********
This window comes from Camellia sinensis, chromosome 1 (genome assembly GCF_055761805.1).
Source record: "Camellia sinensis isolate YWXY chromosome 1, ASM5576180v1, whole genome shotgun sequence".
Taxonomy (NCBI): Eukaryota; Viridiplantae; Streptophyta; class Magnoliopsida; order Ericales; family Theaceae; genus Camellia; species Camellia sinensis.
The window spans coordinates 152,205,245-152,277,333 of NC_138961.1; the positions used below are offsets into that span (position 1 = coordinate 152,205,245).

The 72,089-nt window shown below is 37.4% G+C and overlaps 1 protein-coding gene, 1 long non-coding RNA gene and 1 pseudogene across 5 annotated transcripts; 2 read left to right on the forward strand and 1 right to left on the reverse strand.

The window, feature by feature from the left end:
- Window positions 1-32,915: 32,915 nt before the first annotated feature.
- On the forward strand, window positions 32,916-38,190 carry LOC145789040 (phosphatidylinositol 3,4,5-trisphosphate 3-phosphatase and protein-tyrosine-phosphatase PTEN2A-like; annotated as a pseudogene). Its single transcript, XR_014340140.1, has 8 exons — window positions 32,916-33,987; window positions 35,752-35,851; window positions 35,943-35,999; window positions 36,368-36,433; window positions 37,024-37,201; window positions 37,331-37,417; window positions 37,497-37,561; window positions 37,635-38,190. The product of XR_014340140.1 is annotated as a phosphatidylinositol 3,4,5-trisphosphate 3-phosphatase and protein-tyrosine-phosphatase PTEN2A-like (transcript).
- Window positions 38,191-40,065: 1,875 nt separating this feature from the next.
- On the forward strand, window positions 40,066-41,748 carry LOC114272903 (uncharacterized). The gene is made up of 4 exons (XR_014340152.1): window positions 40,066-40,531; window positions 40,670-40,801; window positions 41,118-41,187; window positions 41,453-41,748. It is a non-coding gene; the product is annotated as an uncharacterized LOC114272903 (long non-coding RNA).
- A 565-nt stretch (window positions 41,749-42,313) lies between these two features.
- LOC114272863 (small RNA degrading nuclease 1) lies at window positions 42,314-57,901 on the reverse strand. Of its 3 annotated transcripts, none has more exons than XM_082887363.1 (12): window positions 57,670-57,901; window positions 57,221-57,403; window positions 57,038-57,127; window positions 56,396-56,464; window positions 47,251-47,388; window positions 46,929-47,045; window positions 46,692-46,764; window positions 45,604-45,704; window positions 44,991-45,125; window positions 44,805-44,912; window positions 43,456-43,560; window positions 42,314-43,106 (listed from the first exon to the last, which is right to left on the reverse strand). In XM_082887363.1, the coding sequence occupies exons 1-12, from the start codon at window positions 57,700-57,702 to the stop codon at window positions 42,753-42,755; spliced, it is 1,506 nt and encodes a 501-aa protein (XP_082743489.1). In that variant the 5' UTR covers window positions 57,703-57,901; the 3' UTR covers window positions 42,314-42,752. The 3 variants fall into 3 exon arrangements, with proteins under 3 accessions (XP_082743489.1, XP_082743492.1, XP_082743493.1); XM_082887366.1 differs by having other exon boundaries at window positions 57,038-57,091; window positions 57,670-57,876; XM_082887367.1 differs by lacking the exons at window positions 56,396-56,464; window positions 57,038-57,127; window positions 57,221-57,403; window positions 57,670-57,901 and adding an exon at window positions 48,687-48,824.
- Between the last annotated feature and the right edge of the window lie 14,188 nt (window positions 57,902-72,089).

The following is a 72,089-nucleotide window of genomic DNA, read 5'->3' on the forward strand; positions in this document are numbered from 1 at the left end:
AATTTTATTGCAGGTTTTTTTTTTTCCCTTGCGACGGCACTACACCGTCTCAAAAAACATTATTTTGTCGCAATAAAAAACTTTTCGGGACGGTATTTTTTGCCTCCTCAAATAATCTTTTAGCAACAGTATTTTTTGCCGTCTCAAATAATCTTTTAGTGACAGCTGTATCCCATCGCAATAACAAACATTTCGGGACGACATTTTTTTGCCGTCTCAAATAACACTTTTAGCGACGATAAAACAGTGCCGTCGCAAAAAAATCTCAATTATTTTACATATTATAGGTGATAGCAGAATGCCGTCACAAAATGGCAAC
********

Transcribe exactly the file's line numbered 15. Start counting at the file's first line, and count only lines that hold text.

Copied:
AATTTTATTGCAGGTTTTTTTTTTTCCCTTGCGACGGCACTACACCGTCTCAAAAAACATTATTTTGTCGCAATAAAAAACTTTTCGGGACGGTATTTTTTGCCTCCTCAAATAATCTTTTAGCAACAGTATTTTTTGCCGTCTCAAATAATCTTTTAGTGACAGCTGTATCCCATCGCAATAACAAACATTTCGGGACGACATTTTTTTGCCGTCTCAAATAACACTTTTAGCGACGATAAAACAGTGCCGTCGCAAAAAAATCTCAATTATTTTACATATTATAGGTGATAGCAGAATGCCGTCACAAAATGGCAAC